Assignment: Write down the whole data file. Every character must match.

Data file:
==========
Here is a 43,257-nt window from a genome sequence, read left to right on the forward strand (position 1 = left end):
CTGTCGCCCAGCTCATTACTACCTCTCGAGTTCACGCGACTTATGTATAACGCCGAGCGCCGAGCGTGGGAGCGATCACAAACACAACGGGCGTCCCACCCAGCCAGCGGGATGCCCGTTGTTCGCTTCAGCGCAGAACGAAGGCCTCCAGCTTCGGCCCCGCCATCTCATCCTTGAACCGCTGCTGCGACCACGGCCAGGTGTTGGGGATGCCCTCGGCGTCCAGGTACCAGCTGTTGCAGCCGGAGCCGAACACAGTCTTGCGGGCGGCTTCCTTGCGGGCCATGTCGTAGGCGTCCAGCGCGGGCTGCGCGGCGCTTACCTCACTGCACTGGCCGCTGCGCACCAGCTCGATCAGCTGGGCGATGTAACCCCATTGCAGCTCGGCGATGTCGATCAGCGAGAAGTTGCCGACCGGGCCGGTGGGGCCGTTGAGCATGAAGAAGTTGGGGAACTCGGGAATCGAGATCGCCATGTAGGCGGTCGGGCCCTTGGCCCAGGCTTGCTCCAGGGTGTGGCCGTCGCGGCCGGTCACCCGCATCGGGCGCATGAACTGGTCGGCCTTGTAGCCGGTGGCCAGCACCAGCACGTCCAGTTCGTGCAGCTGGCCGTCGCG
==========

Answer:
Here is a 43,257-nt window from a genome sequence, read left to right on the forward strand (position 1 = left end):
CTGTCGCCCAGCTCATTACTACCTCTCGAGTTCACGCGACTTATGTATAACGCCGAGCGCCGAGCGTGGGAGCGATCACAAACACAACGGGCGTCCCACCCAGCCAGCGGGATGCCCGTTGTTCGCTTCAGCGCAGAACGAAGGCCTCCAGCTTCGGCCCCGCCATCTCATCCTTGAACCGCTGCTGCGACCACGGCCAGGTGTTGGGGATGCCCTCGGCGTCCAGGTACCAGCTGTTGCAGCCGGAGCCGAACACAGTCTTGCGGGCGGCTTCCTTGCGGGCCATGTCGTAGGCGTCCAGCGCGGGCTGCGCGGCGCTTACCTCACTGCACTGGCCGCTGCGCACCAGCTCGATCAGCTGGGCGATGTAACCCCATTGCAGCTCGGCGATGTCGATCAGCGAGAAGTTGCCGACCGGGCCGGTGGGGCCGTTGAGCATGAAGAAGTTGGGGAACTCGGGAATCGAGATCGCCATGTAGGCGGTCGGGCCCTTGGCCCAGGCTTGCTCCAGGGTGTGGCCGTCGCGGCCGGTCACCCGCATCGGGCGCATGAACTGGTCGGCCTTGTAGCCGGTGGCCAGCACCAGCACGTCCAGTTCGTGCAGCTGGCCGTCGCG